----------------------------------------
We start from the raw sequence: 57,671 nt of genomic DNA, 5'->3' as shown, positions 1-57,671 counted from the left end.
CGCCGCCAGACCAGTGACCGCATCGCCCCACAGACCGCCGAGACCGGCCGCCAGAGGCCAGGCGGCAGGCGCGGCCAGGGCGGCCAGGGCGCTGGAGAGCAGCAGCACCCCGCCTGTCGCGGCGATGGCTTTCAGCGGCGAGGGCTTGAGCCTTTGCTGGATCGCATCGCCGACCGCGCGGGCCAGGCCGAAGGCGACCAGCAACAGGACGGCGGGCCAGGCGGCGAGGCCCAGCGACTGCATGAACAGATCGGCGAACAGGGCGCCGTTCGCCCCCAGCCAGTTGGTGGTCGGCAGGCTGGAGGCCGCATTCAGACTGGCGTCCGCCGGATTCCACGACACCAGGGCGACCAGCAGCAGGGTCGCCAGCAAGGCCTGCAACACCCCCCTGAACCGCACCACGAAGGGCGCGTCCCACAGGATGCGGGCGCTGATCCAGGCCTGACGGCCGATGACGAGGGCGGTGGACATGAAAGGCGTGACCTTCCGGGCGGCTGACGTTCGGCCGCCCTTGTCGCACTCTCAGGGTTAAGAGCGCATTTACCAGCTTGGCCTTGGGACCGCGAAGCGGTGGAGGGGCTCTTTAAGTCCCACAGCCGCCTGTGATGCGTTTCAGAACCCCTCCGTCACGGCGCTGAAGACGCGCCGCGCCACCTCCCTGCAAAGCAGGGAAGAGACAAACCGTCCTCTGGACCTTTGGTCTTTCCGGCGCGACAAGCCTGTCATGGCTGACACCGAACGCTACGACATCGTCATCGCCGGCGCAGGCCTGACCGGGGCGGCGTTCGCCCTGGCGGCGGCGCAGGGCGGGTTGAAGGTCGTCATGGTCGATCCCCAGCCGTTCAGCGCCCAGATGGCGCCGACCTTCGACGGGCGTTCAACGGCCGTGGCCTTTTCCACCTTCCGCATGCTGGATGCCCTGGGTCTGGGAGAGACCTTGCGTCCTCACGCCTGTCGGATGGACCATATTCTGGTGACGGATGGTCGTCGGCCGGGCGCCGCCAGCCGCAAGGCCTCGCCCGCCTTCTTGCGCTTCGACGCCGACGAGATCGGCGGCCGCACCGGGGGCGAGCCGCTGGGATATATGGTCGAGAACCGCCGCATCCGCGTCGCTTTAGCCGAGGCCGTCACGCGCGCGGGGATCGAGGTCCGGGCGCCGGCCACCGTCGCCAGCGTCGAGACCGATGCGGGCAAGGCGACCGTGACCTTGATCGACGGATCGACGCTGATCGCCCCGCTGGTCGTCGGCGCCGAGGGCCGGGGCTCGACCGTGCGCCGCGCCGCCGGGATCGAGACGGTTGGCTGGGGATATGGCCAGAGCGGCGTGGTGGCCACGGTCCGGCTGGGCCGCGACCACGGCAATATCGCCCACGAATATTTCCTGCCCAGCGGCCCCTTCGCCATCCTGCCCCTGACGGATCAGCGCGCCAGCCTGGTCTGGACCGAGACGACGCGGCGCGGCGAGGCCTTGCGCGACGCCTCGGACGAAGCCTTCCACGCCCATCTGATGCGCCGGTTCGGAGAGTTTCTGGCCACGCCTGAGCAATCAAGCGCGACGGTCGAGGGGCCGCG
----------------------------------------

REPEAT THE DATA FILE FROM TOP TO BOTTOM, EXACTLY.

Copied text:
We start from the raw sequence: 57,671 nt of genomic DNA, 5'->3' as shown, positions 1-57,671 counted from the left end.
CGCCGCCAGACCAGTGACCGCATCGCCCCACAGACCGCCGAGACCGGCCGCCAGAGGCCAGGCGGCAGGCGCGGCCAGGGCGGCCAGGGCGCTGGAGAGCAGCAGCACCCCGCCTGTCGCGGCGATGGCTTTCAGCGGCGAGGGCTTGAGCCTTTGCTGGATCGCATCGCCGACCGCGCGGGCCAGGCCGAAGGCGACCAGCAACAGGACGGCGGGCCAGGCGGCGAGGCCCAGCGACTGCATGAACAGATCGGCGAACAGGGCGCCGTTCGCCCCCAGCCAGTTGGTGGTCGGCAGGCTGGAGGCCGCATTCAGACTGGCGTCCGCCGGATTCCACGACACCAGGGCGACCAGCAGCAGGGTCGCCAGCAAGGCCTGCAACACCCCCCTGAACCGCACCACGAAGGGCGCGTCCCACAGGATGCGGGCGCTGATCCAGGCCTGACGGCCGATGACGAGGGCGGTGGACATGAAAGGCGTGACCTTCCGGGCGGCTGACGTTCGGCCGCCCTTGTCGCACTCTCAGGGTTAAGAGCGCATTTACCAGCTTGGCCTTGGGACCGCGAAGCGGTGGAGGGGCTCTTTAAGTCCCACAGCCGCCTGTGATGCGTTTCAGAACCCCTCCGTCACGGCGCTGAAGACGCGCCGCGCCACCTCCCTGCAAAGCAGGGAAGAGACAAACCGTCCTCTGGACCTTTGGTCTTTCCGGCGCGACAAGCCTGTCATGGCTGACACCGAACGCTACGACATCGTCATCGCCGGCGCAGGCCTGACCGGGGCGGCGTTCGCCCTGGCGGCGGCGCAGGGCGGGTTGAAGGTCGTCATGGTCGATCCCCAGCCGTTCAGCGCCCAGATGGCGCCGACCTTCGACGGGCGTTCAACGGCCGTGGCCTTTTCCACCTTCCGCATGCTGGATGCCCTGGGTCTGGGAGAGACCTTGCGTCCTCACGCCTGTCGGATGGACCATATTCTGGTGACGGATGGTCGTCGGCCGGGCGCCGCCAGCCGCAAGGCCTCGCCCGCCTTCTTGCGCTTCGACGCCGACGAGATCGGCGGCCGCACCGGGGGCGAGCCGCTGGGATATATGGTCGAGAACCGCCGCATCCGCGTCGCTTTAGCCGAGGCCGTCACGCGCGCGGGGATCGAGGTCCGGGCGCCGGCCACCGTCGCCAGCGTCGAGACCGATGCGGGCAAGGCGACCGTGACCTTGATCGACGGATCGACGCTGATCGCCCCGCTGGTCGTCGGCGCCGAGGGCCGGGGCTCGACCGTGCGCCGCGCCGCCGGGATCGAGACGGTTGGCTGGGGATATGGCCAGAGCGGCGTGGTGGCCACGGTCCGGCTGGGCCGCGACCACGGCAATATCGCCCACGAATATTTCCTGCCCAGCGGCCCCTTCGCCATCCTGCCCCTGACGGATCAGCGCGCCAGCCTGGTCTGGACCGAGACGACGCGGCGCGGCGAGGCCTTGCGCGACGCCTCGGACGAAGCCTTCCACGCCCATCTGATGCGCCGGTTCGGAGAGTTTCTGGCCACGCCTGAGCAATCAAGCGCGACGGTCGAGGGGCCGCG